Ali Smith on Autumn, Brexit, and the shortness of life

Ali Smith speaks with book blogger Eric Karl Anderson about her moving and inventive novel, Autumn

Ali Smith Autumn

Trees are great. Don't get me started on how clever they are

EKA: When Elisabeth is a girl she develops a special friendship with her much older neighbour, Daniel Gluck. Her mother protectively becomes suspicious about their bond, but she persists in seeing him anyway. What is it that draws her so much to Mr Gluck?

AS: Hmm. Well. When she walks past his door, music is always playing. His house is full of art. Love and the imagination are connected. And he's different from anyone else she's met. And she already sees him for what he is, past appearance, and that's how he sees her. And a hundred other tiny details. But above all, she, like he, knows somewhere at her core as soon as they meet that they're about to be the lifelong friends that they'll become – I have a theory that we do know our lifelong friends, we intuit it as soon as we meet them. It's something about recognition. And love takes all sorts of forms that the cliched archetypes of love don't habitually leave much room for.

EKA: Like in many of your other books, trees play an important factor in this novel. There are descriptions of trees changing, people dressing up as trees and transforming into trees. What significance do trees have for you?

AS: Trees are great. Don't get me started about how clever they are, how oxygen-generous, how time-formed in inner cyclic circles, how they provide homes for myriad creatures, how back when this country was covered in forests the word for sky was an old english word that meant tops of trees ... The sweetness they create. The things they help us create. The pollenation they make possible, their utter (mellow) fruitfulness. Their gestural uprightness plus bendiness, their suppleness in all weathers. Their shelter. Their ingenuity with colours, and with looking after themselves seasonally. Their organic relation to books. Like I said, don't get me started. And of course, autumn – the fall – the lifecycle of leaf, the leaf-cycle of life. 'He who has kissed a leaf / need look no further' – William Carlos Williams. There's a Norwegian poet who everybody knows in Norway, he's like Burns is in Scotland, like Wordsworth in England, his name's Wergeland, and when he died, quite young, one of the last things he said before he went, was 'kiss next year's roses for me.' That's just the tip of what I feel about trees.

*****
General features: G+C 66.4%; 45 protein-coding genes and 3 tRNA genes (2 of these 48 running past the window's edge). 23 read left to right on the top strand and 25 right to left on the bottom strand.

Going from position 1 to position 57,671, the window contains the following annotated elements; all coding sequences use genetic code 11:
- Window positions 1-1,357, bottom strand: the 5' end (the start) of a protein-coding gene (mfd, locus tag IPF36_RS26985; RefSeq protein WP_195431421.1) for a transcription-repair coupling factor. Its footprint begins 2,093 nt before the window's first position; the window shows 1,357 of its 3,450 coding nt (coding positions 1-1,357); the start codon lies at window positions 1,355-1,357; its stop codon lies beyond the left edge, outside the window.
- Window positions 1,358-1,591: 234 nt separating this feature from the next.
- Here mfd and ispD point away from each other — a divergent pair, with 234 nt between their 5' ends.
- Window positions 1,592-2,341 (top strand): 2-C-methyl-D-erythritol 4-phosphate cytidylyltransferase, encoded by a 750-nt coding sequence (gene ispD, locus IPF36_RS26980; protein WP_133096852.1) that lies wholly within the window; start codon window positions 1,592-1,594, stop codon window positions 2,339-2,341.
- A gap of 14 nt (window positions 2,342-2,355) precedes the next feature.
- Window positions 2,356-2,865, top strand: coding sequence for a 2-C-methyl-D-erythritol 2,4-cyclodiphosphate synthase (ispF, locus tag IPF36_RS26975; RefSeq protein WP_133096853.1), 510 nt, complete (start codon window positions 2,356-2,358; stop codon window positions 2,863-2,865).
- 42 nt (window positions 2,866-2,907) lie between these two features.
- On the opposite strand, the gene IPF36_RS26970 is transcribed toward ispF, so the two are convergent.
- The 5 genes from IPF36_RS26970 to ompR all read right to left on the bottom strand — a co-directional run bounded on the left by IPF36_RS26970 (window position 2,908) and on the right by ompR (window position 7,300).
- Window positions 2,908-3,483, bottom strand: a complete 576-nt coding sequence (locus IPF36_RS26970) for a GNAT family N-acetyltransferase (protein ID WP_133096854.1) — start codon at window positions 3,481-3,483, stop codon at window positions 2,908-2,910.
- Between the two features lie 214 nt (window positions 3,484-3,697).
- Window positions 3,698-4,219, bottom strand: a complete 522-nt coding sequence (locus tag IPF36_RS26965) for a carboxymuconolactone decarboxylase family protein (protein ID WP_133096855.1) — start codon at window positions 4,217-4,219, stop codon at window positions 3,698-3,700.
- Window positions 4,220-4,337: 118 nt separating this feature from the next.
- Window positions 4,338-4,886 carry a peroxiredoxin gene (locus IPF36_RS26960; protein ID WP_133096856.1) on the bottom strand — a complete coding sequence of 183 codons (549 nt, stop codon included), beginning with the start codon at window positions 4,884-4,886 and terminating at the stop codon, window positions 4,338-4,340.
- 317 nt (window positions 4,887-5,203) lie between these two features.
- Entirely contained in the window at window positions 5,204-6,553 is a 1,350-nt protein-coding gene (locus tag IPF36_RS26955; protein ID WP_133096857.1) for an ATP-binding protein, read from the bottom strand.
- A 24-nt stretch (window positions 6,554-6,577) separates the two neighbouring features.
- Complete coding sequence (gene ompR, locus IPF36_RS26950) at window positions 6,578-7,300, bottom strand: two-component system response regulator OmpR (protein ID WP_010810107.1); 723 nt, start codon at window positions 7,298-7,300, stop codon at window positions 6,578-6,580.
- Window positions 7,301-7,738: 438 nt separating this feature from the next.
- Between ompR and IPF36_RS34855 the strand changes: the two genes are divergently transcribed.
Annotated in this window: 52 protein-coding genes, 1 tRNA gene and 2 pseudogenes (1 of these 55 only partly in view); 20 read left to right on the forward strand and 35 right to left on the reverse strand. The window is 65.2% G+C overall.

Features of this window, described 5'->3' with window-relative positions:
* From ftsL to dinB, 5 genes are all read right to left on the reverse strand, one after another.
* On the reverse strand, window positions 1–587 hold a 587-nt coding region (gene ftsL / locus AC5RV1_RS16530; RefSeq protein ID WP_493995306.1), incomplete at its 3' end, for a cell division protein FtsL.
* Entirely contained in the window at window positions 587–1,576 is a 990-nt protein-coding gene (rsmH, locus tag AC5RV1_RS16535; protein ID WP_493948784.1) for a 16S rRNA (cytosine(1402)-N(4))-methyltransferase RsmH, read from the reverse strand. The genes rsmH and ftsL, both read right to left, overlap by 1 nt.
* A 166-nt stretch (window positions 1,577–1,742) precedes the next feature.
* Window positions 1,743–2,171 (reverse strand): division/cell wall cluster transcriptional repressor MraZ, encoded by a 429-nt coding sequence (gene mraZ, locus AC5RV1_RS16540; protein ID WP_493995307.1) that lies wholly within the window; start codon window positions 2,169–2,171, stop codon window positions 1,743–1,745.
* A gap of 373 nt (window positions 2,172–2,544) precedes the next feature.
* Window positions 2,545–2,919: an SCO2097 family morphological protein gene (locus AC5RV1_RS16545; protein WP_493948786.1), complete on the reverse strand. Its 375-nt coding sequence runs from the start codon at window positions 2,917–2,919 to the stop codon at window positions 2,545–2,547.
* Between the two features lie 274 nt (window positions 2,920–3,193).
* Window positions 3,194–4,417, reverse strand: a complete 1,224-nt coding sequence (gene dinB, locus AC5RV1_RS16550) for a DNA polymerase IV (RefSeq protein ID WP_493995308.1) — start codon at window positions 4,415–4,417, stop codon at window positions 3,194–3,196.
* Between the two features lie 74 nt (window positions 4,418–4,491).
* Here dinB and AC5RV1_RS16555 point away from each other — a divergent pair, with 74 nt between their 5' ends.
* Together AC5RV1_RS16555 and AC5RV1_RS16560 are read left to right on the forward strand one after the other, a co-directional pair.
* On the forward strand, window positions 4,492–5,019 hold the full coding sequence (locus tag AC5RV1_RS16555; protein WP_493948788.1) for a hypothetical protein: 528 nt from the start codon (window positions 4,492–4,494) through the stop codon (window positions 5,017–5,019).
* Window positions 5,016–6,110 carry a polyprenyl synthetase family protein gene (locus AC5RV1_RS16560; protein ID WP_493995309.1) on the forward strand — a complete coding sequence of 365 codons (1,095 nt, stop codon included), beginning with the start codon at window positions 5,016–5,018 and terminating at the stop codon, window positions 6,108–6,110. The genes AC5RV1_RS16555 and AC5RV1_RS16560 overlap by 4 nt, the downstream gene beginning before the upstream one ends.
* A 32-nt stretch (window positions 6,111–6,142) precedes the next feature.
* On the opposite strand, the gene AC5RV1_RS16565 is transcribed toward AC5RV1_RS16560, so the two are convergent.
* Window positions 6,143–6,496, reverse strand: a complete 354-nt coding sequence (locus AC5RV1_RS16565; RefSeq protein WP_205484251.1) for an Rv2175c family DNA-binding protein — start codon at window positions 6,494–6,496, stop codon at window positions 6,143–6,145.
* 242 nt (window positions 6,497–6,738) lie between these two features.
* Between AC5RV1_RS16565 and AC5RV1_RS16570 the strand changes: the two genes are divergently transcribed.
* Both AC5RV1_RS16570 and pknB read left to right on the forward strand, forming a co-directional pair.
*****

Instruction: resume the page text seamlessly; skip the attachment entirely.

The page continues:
EKA: Your previous novel How to be both featured a young person's fascination with a somewhat forgotten artist. In this novel Elisabeth actively researches Pauline Boty, Britain's only female Pop Artist, who is now somewhat obscure. What drew you to writing about this artist and the character's preoccupation with her?

AS: I knew a book about autumn would be about the shortness of life – there's no avoiding Keats, after all, and too right there isn't. And when I happened on a Boty picture, so full of brightness and vivacity, and then learned her life circumstances, and looked at more and more of her extraordinary and vital work, and saw how she went about demolishing the borders and divisions and given limitations for a young woman of her time, I knew she'd figure one way or another. When I saw how she asks questions of the image, of the replication of the image, and our relationship with the image, it felt even more true to now; she saw it all – worked on and with the skills we need right now in a world blasted by image – fifty years ago, and when I sensed her skill too for incorporating what she called the 'nostalgia for NOW' into her work – and how her contemporary originality was so troubling that after her death she disappeared, just vanished, pretty much overnight, from the culture she'd not just embodied but helped to make possible – and then how she'd re-emerged, against the pretty tragic odds of her own short life – it was a cyclic story in itself. The cyclic structure, I'm beginning to realise, is a comic structure, I mean comic as opposed to tragic. It's about renewal. It'll always be about revitalisation.

So I think I knew to trust to such a serendipity. And I'm so unbelievably happy to have her kick-ass presence, her grace, her boundary-cancelling creativity and energy, that sheer joyous vitality, in a book so much about the divisions, locally, nationally and internationally, that we're facing both literally and rhetorically right now.

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